Scientific Editor

I have a dream: a scientific editor that would be suitable for editing scientific papers. Currently, Word is king. There is no way around it: everybody has it, everybody uses it, sooner or later you will have a co-author who knows how to edit text only when writing an e-mail or when writing in Word. Chances are, that collaborator will be one of the big fishes on your authors list, maybe even your boss. Word has some basic collaborative options (like tracking changes and comments), bibliography (via Endnote or similar tools), and is accepted by most journals.

However, Word sucks. Big time. I know you know it.

I envision an open source solution that is based on an updated markdown syntax and the pandoc system. Here is, point by point, an informal specification of the system.

  1. Markdown as the primary text format. A user should be able to edit markdown directly without compromising any information contained in the document or write the document in rmarkdown and directly pass it down to the system.
  2. Zip file as the primary format: documents would be exchanged using a zip file containing
    • manuscript file in markdown
    • bibliography file (I would recommend BibTeX)
    • figure files
  3. Bibliography as in pandoc — bibliography in a format that is acceptable by pandoc, with CLS for reference formatting.
  4. Figures: figures are a major pain in the neck. Publishers require usually a vector graphic format or a high resolution image, but you want low-res previews in your print files or documents. The manuscript zip file should therefore either contain both, or only previews, with original files to be contained later.
  5. Markdown extensions:
    • extensions that would allow a “rich” export to Word’s docx: marking reviews, comments etc.
    • (better) figure and label captioning and cross-referencing
    • special bibliography sections (currently, you can only place the references at the end of the file)
  6. A visual UI with editor:
    • Java or similar that allows a painless installation process for even the least computer-savvy users, and allows them to edit the manuscript in a way that they are used to
    • GUI operations for an easy update of bibliography (I mean like really easy, just paste+copy of whatever: pubmed ids, google scholar links etc)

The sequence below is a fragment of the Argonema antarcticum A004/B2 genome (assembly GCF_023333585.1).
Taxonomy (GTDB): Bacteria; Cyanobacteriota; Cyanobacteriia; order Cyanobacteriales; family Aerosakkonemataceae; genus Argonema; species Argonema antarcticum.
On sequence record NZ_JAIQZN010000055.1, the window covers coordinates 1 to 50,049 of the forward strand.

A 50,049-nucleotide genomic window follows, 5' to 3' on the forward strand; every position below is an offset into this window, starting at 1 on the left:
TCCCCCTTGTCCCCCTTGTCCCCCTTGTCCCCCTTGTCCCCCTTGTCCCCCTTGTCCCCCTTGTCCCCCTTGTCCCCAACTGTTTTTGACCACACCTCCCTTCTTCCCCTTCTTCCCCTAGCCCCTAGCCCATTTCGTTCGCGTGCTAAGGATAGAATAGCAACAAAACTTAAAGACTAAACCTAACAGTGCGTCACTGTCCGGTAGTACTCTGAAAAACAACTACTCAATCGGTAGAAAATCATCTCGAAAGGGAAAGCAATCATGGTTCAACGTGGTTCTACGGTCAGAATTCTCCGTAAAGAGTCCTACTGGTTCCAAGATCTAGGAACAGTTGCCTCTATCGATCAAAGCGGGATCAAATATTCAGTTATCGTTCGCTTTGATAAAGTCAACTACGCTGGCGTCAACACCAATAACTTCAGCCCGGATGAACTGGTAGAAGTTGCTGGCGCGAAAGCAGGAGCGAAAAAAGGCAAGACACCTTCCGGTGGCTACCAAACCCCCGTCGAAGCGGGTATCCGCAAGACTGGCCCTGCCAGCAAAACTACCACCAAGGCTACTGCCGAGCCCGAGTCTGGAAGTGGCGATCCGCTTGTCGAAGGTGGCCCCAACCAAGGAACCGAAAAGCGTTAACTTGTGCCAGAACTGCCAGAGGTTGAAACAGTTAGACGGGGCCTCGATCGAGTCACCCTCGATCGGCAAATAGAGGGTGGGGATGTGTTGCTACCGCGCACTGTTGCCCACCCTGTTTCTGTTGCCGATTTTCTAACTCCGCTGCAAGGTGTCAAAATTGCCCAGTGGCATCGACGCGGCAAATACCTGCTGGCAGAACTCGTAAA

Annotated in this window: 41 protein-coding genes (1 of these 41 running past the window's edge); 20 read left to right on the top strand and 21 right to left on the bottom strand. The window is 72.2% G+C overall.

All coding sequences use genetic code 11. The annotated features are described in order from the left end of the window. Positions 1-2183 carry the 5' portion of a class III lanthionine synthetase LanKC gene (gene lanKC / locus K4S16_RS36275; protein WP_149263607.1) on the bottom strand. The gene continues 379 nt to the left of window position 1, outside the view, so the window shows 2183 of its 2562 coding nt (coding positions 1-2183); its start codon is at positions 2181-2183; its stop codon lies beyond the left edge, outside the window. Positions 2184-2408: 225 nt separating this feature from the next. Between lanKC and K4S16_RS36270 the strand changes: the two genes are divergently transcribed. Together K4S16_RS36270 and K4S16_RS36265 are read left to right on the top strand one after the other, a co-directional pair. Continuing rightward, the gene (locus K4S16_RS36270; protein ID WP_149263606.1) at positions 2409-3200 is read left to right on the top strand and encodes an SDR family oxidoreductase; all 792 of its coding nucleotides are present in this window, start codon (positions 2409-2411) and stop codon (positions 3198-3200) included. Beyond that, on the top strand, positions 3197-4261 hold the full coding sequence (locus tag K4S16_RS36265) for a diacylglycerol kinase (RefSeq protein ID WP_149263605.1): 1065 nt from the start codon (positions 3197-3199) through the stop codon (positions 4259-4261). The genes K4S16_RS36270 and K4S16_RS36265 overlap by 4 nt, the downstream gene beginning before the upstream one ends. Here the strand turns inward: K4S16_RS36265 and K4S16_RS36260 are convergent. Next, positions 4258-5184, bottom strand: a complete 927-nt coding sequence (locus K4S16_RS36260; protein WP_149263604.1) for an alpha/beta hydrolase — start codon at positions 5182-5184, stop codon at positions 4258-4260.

• Equation editor, table editor etc. suitable for saving in markdown format
    • Version tracking
  7. Version tracking and managing revisions. Still pondering how to do this best, but this should be one of the major points for the system.
  8. Misc operations. The system should be able to quickly and painlessly accomplish following tasks:
    • split the manuscript into submission files by using logical definitions in the markdown (e.g. in the main manuscript file, separate figure files, separate supplementary data files)
    • provide detailed statistics on the document (word count)
    • possibly the visual UI could provide a plug-in to facilitate submission specifically in some of the most common manuscript submission systems (e.g. manuscript central).

Sloppy Science

Last week, Science has published a paper by Rodriguez and Laio on a density-based clustering algorithm. As a non-expert, I found the results actually quite good compared to the standard tools that I am using in my everyday work. I even implemented the package as an R package (soon to be published on CRAN, look out for “fsf”).

However, there are problems with the paper. More than one.

1. The authors claim that the density for each sample is determined with a simple formula which is actually the number of other samples within a certain diameter. This does not add up, since then the density must be always a whole number. It is obvious from the figures that this is not the case. When you look up the original matlab code in the supplementary material, you see that the authors actually use a Gaussian kernel function for density calculation.

2. If you use the simple density count as described in the paper, the algorithm will not and cannot work. Imagine a relatively simple case with two distinct clusters. Imagine that in one cluster, there is a sample A with density 25, and in the other cluster, there are two samples, B and C, with identical densities 24. This is actually quite likely to happen. The algorithm now determines, for each sample, \delta, that is the distance to the next sample with higher density. The whole idea of the algorithm is that for putative cluster centres, this distance will be very high, because it will point to the center of another cluster.

However, with ties, we have the following problem. If we choose the approach described by the authors, then both of the samples with density B and C (which have identical density 24) will be assigned a large \delta value and will become cluster center candidates. If we choose to use a weak inequality, then B will point to C, and C to B, and both of them will have a small \delta.

Therefore, we either have both B and C as equivalent cluster candidates, or none of them. No wonder that the authors never used this approach!

3. The authors explicitly claim that their algorithm can “automatically find the correct number of clusters.” This does not seem to be true, at least there is nothing in the original paper that warrants this statement. If you study their matlab code, you will find that the selection of cluster centers is done manually by a user selecting a rectangle on the screen. Frankly, I cannot even comment on that, this is outrageous.

I think that Science might have done a great disservice to the authors — everyone will hate them for having a sloppy, half-baked paper that others would get rejected in PLoS ONE published in Science. I know I do 🙂